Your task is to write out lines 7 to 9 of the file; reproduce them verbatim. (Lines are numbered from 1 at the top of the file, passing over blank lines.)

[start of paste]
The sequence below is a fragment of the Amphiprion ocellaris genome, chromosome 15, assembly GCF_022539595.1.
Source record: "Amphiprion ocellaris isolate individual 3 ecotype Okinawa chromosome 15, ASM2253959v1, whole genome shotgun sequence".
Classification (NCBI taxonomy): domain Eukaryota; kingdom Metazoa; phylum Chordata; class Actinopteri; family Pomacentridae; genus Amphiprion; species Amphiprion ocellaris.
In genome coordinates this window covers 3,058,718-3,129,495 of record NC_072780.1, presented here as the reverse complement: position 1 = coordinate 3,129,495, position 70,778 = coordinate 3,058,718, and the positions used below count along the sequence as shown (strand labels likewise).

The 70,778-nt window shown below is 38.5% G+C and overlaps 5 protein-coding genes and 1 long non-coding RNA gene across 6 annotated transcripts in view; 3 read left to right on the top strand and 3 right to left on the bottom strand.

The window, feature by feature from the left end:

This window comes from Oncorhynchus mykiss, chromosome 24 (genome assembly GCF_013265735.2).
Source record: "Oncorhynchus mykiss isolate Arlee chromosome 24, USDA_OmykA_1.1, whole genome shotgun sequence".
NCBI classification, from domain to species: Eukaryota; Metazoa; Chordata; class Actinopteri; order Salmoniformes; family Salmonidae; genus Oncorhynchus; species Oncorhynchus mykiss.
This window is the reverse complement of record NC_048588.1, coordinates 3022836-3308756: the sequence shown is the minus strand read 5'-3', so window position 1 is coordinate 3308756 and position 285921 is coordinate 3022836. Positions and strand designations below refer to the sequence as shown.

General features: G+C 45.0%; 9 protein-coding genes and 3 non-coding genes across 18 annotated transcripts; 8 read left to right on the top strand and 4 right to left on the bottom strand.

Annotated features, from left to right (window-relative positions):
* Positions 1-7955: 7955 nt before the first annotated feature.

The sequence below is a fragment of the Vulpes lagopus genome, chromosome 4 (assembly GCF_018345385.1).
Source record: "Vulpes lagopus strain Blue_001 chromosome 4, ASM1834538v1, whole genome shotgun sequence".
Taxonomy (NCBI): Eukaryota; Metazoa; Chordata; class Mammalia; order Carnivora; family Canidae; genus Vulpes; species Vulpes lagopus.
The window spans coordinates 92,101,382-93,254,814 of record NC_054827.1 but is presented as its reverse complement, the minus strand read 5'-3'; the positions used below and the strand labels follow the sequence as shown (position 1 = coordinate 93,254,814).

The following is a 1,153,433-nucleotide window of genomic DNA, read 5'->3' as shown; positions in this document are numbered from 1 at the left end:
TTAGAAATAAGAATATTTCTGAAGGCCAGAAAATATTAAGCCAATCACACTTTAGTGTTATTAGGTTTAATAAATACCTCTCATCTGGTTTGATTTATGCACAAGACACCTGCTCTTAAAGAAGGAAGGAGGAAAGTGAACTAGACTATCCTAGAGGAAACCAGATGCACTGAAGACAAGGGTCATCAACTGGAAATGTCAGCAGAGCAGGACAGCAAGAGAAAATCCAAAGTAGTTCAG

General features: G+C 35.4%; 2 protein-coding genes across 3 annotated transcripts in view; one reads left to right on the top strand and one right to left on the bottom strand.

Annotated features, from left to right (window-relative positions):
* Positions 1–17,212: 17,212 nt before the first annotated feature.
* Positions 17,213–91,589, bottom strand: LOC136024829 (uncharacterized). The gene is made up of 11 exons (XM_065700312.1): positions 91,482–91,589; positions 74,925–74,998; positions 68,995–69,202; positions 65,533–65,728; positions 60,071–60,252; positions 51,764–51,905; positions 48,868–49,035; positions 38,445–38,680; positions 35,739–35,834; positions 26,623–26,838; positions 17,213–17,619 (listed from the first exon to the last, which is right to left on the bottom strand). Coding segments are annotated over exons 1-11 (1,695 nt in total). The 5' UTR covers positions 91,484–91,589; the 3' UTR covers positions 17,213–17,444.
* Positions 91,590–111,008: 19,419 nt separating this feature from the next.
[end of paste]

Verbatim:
This window comes from Oncorhynchus mykiss, chromosome 24 (genome assembly GCF_013265735.2).
Source record: "Oncorhynchus mykiss isolate Arlee chromosome 24, USDA_OmykA_1.1, whole genome shotgun sequence".
NCBI classification, from domain to species: Eukaryota; Metazoa; Chordata; class Actinopteri; order Salmoniformes; family Salmonidae; genus Oncorhynchus; species Oncorhynchus mykiss.